Despite 2013 being a landmark year for gay marriage in America, it was a challenging time for LGBT communities in many other countries around the world.
Russia received a huge number of negative headlines for passing antigay legislation ahead of the 2014 Winter Olympic Games. India also attracted attention for overturning a 2009 decision that decriminalized homosexuality. More recently, a new law in Nigeria has been nicknamed the "Jail the Gays" bill, and authorities have reportedly embarked on an alarming witch-hunt, torturing people suspected of being gay in an effort to elicit the names of other LGBT groups and individuals.
Uganda has also drafted new legislation that’s discriminatory towards gay people. That's prompted Vancouver equality activists to schedule a vigil for 5 p.m. this Saturday (January 18) at the Davie Village Community Garden at Davie and Burrard streets.
While homosexuality has long been illegal in Uganda, a new law awaiting presidential assent would extend a maximum penalty for “aggravated homosexuality” to life imprisonment.
“We want to do something in response to Uganda right away,” said Imtiaz Popat, coordinator for Salaam Vancouver, a group for queer Muslims. “President [Yoweri] Museveni is humming and hawing about whether or not to sign this law, so we want to get the word out to people.”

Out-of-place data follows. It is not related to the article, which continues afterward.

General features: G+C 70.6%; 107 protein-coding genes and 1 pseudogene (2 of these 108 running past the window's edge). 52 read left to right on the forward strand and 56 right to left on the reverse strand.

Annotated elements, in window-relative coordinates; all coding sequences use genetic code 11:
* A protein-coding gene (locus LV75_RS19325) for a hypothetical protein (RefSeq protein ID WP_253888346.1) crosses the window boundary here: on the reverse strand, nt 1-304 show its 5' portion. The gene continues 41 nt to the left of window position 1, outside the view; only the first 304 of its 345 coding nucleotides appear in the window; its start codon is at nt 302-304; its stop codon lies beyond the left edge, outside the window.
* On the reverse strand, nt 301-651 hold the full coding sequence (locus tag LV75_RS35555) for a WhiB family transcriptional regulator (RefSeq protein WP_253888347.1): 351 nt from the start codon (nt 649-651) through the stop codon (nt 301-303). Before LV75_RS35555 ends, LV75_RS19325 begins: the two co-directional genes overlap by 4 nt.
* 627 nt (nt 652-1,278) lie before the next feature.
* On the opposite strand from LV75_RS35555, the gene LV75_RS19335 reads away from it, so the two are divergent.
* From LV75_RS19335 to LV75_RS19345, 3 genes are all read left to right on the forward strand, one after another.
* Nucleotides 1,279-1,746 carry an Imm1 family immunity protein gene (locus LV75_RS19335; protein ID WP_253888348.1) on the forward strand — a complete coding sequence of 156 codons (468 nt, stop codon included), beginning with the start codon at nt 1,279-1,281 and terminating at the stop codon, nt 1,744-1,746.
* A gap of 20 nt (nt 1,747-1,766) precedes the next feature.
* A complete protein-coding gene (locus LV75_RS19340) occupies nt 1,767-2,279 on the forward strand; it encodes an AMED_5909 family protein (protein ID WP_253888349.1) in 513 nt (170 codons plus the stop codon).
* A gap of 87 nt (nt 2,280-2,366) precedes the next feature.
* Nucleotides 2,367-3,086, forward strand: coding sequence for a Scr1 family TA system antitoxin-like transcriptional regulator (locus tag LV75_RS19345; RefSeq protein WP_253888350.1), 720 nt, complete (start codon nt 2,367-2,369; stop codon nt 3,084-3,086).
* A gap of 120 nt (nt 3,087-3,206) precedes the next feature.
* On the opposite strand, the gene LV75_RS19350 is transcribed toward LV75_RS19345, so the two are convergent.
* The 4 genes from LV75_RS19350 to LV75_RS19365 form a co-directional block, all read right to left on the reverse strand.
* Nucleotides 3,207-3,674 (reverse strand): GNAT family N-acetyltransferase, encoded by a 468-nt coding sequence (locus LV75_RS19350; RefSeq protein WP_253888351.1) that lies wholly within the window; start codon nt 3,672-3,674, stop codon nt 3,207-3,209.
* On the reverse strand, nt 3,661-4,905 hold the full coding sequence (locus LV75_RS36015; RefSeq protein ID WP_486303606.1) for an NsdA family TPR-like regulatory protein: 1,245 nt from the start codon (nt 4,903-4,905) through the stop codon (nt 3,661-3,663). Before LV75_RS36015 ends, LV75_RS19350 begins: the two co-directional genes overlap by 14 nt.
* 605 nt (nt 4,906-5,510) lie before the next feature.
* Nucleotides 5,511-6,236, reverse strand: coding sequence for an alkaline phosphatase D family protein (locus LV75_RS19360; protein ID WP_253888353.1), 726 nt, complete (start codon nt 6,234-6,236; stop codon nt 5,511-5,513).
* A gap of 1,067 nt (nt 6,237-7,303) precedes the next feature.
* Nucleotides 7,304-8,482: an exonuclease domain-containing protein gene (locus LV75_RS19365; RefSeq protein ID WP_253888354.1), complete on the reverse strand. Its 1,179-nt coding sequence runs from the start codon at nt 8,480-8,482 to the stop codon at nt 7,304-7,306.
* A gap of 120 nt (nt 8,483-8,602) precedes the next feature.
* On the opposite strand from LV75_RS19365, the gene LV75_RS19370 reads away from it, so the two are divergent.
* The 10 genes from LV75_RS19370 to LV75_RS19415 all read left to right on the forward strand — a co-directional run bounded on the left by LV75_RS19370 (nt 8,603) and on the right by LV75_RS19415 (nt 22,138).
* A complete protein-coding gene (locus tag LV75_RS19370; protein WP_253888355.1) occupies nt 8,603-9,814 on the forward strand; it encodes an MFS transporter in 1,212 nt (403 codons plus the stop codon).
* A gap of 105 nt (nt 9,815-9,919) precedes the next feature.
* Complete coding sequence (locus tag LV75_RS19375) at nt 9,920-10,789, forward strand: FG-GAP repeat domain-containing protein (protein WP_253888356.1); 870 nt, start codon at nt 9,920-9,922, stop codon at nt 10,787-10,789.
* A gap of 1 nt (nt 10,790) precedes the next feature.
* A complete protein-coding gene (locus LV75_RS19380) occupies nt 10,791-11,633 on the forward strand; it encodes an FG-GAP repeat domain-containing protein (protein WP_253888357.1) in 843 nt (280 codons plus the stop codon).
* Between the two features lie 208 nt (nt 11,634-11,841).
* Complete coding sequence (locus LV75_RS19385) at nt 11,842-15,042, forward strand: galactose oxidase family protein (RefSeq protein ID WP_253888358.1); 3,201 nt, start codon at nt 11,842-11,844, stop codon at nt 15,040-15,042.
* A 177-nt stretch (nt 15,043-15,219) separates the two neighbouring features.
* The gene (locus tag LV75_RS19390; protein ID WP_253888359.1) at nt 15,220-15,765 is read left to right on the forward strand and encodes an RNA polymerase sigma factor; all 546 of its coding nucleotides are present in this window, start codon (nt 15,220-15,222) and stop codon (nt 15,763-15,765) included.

In a telephone interview, Popat told the Straight that the vigil is scheduled for the weekend following the birthday of Martin Luther King, Jr. (January 15) because he hopes the American holiday celebrating the life of the civil rights leader will help draw attention to discrimination in Uganda.
“There’s a lot of raucous around Russia, whereas it seems Uganda is not as important because this is Africa,” he said.
Popat is also helping organize an event protesting antigay laws that will happen on February 22, the Saturday before the end of the Olympics. The event, titled “Holding Hands for Queer Equality Around the World”, is scheduled to begin at Davie and Burrard streets at 4 p.m.